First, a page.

Democrats typically experience the harsh reality of American democracy, which is that a political party can garner more votes than the opposition without gaining significant influence.
Republicans received more votes this year, more than 3 million more for GOP House candidates, but they don’t have as much to show for it.
Democrats will hold a narrow 51-49 majority in the Senate, where Republicans actually lost ground. Although a crucial check on the White House, the GOP majority in the House is small and dispersed across a wide enough ideological range that it will be challenging for Kevin McCarthy, or whoever finally succeeds McCarthy, to use the majority to take decisive action.
Simply put, Republicans gained the votes they required, just not in the areas where they were most needed. Charlie Cook, the founder of the Cook Political Report, stated in November that “clearly something or someone intervened, altering the outcome of the election in the locations that mattered.”
Cook suggested that the Republicans’ advantage should have given them 20–30 seats and a greater majority than the 222-212 lead they would have in the House in January. At the time, votes were still coming in from California and Washington, and the margins had shrunk. There will be a vacancy in the House.
Democrats only lost a net of nine seats, as opposed to suffering significant losses. They lost the majority in the House as a result, but President Joe Biden appeared more powerful as a result. Presidents typically lose a large number of House seats.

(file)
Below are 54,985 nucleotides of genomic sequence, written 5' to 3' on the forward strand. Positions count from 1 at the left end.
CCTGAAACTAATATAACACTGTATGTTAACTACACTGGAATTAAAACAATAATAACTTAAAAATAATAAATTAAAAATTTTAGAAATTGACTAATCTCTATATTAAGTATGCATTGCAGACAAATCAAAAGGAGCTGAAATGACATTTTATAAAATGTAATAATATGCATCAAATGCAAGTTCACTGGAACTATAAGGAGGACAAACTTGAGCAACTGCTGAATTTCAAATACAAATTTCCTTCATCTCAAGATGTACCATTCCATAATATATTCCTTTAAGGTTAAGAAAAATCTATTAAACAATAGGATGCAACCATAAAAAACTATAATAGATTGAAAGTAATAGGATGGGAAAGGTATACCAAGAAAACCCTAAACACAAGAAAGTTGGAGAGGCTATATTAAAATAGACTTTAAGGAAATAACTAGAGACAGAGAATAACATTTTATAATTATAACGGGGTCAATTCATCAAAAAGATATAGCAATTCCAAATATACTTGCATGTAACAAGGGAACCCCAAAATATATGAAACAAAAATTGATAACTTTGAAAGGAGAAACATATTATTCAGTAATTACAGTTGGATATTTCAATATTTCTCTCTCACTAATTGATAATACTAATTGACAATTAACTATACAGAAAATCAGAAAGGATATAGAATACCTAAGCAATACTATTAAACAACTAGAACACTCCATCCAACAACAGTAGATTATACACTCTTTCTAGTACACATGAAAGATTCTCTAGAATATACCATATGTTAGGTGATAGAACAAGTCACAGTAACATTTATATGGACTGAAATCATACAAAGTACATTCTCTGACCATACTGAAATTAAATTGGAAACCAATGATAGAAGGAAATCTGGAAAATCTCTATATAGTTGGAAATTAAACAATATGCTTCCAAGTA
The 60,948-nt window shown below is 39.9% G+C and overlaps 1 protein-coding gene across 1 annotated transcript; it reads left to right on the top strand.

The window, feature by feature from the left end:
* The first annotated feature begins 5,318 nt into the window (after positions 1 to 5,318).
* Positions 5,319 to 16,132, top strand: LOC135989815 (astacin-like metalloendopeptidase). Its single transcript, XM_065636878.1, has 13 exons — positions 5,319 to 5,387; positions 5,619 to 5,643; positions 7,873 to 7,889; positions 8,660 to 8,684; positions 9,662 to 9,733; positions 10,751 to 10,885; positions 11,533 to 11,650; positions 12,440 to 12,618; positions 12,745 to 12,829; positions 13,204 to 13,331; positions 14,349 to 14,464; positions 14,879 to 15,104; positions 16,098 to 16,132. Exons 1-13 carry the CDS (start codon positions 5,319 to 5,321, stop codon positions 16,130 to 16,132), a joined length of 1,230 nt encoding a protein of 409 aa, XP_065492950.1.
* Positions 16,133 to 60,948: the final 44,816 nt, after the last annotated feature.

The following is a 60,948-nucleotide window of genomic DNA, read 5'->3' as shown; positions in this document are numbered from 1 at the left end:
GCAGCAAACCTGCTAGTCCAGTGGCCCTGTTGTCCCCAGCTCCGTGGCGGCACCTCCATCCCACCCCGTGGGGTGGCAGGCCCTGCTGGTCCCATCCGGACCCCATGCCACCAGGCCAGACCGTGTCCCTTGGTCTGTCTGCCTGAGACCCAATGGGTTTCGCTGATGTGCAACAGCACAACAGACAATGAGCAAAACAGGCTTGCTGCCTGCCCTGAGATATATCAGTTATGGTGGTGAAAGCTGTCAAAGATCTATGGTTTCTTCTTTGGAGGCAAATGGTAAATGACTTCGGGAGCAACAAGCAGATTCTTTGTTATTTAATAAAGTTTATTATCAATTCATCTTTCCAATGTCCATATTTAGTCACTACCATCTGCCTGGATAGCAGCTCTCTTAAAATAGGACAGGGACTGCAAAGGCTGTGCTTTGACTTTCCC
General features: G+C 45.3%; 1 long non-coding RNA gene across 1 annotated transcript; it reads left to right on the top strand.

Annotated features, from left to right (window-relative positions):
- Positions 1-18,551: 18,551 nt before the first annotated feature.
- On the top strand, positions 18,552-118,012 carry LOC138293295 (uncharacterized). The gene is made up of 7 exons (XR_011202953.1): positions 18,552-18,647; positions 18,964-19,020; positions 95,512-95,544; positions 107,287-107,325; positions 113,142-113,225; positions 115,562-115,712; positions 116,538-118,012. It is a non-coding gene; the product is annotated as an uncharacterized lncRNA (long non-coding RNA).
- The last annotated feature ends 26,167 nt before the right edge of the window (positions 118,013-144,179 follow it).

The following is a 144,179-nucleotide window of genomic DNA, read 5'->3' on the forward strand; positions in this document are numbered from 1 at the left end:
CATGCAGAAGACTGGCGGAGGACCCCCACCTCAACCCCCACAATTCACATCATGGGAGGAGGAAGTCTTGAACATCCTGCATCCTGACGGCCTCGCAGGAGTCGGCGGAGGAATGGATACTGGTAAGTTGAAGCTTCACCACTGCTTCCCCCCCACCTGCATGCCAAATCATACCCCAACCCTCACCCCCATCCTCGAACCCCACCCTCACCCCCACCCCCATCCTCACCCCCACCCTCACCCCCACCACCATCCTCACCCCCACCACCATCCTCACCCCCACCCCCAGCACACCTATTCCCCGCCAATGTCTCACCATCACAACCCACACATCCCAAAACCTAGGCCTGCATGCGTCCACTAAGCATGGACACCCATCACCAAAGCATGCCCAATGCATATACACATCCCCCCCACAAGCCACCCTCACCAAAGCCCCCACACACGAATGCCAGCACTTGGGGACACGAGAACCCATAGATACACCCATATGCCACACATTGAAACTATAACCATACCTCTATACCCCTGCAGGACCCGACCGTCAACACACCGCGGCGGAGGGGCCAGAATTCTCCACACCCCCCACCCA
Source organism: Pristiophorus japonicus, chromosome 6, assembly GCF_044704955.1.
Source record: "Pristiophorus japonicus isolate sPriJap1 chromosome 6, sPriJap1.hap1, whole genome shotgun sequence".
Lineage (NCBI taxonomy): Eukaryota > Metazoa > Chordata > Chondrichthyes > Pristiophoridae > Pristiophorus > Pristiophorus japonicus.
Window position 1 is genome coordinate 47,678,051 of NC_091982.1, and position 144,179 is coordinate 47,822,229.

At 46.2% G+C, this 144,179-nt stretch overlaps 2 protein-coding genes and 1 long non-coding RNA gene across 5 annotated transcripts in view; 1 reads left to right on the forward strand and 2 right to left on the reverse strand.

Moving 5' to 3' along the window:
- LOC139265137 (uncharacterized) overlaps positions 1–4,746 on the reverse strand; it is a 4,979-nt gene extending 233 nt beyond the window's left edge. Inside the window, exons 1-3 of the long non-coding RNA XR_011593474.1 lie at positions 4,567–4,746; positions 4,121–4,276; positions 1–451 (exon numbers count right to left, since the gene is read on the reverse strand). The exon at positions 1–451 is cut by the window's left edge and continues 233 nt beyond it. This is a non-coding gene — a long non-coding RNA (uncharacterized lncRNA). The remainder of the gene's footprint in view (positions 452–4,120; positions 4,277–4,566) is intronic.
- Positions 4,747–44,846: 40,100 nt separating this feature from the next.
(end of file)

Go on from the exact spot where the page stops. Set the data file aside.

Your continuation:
Poor statewide candidates who were distracted by personal matters and former President Donald Trump’s election fantasies have been blamed for the Republicans’ defeat in the Senate.
Republicans are unfamiliar with this emotion.
In recent years, the GOP has repeatedly gained more power while receiving fewer votes.
Trump won the White House in 2016 while George W. Bush won it in 2000 both with fewer votes than their Democratic rivals. When re-electing President Barack Obama in 2012, Democrats received far more votes than Republicans, but Republicans maintained control of the House.
Since the GOP gained seats in the House and the majority in the Senate in 2014, the 2022 midterm elections will be the first time Republican candidates have received more votes than Democrats.
narrow margins in the House and Senate following a close election
Not all residents of a congressional district are eligible to vote, and not all did.
According to the state’s senior election official, Secretary of State Brad Raffensperger, there was record-breaking midterm turnout in some states, including Georgia, which had closely contested Senate and governorship races.
In states like California, where statewide races were not as closely contested, the turnout was lower. The California Secretary of State’s office estimates a voter turnout of 50.8%, which is significantly lower than the more than 64% turnout it reported in the most recent midterm election in 2018 but higher than the 42% turnout in 2014.